Revamping Favelas: Top 10 Facts About Poverty in Sao Paulo
Sao Paulo is, by far, Brazil and Latin America’s largest city. The urban population is about 12 million, not including the metropolitan region right outside of Sao Paulo that accounts for about 20 million people. Despite the fact that the city’s commerce accounts for more than 12 percent of Brazil’s total GDP, close to a third of Sao Paulo’s 12 million people live in slum-like conditions.
The combinations of favelas and irregular land subdivisions are glaring symbols of Sao Paulo’s lingering poverty and tremendous inequality; however, while the conditions of Sao Paulo have worsened over the years, there have been some signs of structural improvement. Here are the top 10 facts about poverty in Sao Paulo.
Top 10 Facts About Poverty in Sao Paulo
- Sao Paulo is known as the largest city in the Western Hemisphere and has a poverty rate of 19 percent.
- Sao Paulo has a significant income gap between the rich and the poor. In 2000, a study conducted by Sao Paulo University found that half of the state’s population earned only 15 percent of the total income of the state.
- Sao Paulo has a gap between skilled workers needed in an industrialized and rapidly growing economy and limited skills available in the workforce. Brazilian employers and companies face increasing competition for skilled workers that limit the opportunities for growth.
- Sao Paulo struggles with the housing shortage in which about 1.2 million people live in urban favelas or corticos. Favelas are private or public lands that began as temporary squatter settlements. Corticos are abandoned buildings that are illegally occupied and are typically in precarious states of repair.
- Residents in Sao Paulo’s second biggest slum, Paraisopolis (which literally translates to Paradise City), have expressed a strong desire to stay rather than be relocated. This resistance has inspired official Brazilian policy to shift towards slum upgrading rather than slum eradication. Slum upgrading proves to be easier, cheaper, and not to mention, more humane.
- One of Sao Paulo’s major goals was to bring electricity, effective sanitation and clean water services to as many urban areas as it could afford; now, almost all favelas have access to clean water services and electricity.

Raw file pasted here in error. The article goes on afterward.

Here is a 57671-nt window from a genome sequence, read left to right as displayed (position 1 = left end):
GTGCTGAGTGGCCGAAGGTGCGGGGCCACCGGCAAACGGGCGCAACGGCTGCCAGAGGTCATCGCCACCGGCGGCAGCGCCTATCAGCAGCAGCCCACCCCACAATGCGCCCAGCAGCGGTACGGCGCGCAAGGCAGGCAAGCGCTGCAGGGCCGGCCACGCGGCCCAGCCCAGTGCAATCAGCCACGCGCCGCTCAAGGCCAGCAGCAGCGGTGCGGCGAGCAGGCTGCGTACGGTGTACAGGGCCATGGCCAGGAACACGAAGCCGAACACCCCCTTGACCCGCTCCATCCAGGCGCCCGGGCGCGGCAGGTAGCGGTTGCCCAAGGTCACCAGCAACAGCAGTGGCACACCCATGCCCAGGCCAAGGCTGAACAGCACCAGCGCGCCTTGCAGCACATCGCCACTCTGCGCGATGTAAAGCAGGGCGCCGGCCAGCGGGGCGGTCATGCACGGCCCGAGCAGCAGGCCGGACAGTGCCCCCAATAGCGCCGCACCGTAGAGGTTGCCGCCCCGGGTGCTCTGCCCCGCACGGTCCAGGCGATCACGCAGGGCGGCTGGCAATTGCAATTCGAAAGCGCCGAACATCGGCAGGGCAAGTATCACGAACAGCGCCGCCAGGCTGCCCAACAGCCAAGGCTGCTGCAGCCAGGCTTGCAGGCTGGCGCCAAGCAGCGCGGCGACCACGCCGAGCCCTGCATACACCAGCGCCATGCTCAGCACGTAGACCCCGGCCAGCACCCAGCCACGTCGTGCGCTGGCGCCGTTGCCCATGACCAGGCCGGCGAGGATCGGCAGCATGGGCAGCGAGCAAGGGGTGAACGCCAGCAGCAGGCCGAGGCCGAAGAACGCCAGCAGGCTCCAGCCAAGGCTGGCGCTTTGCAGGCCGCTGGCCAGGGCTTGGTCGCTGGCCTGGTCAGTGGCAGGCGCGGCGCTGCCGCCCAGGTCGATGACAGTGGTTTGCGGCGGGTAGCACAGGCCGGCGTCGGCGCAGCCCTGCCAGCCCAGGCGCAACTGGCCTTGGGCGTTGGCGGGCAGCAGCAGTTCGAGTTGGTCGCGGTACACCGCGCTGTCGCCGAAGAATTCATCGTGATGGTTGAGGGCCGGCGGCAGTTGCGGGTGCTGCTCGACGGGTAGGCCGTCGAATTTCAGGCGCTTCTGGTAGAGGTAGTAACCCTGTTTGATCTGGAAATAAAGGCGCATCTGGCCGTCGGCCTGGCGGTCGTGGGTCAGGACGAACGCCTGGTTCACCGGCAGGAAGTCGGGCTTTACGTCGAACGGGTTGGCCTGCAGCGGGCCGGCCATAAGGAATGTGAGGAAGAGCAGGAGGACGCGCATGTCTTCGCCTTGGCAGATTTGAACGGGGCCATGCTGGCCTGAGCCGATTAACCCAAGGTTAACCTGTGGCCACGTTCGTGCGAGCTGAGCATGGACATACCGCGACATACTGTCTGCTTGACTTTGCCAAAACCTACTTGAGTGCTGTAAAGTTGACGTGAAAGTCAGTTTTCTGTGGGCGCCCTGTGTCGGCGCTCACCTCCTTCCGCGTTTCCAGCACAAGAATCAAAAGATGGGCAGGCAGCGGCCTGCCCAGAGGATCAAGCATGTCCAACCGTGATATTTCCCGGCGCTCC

- While Paulistanos generally have adequate access to water resources, the water supply system loses about 30 percent of water in distribution.
- In 2006, the Sao Paulo Municipal Housing Secretariat created an information database system with the ability to track the developmental statuses of favelas and other precarious settlements. This system allows for the effective targeting of slum upgrade efforts and environmental cleanups.
- Transportation issues are amongst the most noticeable signs of Sao Paulo’s difficult infrastructure. The average Paulistano spends about 2 hours per day in traffic jams which costs the city about $23 billion a year. On the other hand, public transportation is notoriously overpriced, overcrowded and uncomfortable.
- Government corruption is also known to be a major contributor to the slum-like conditions in Sao Paulo. Frustration with the government’s unmet urban needs have even resulted in protests; however, rather than a source of concern, these protests may be a sign of progress. Local and national governments have responded with efforts to promote transparency of government spending as a a result of these demonstrations.
While there have been tremendous efforts towards upgrading the favelas in Sao Paulo, these areas still have a long ways to go. It is extremely necessary for a collective promotion for the inclusion of both local community leaders and government agencies so as to effectively reduce the number of favelas in Sao Paulo.
– Lolontika Hoque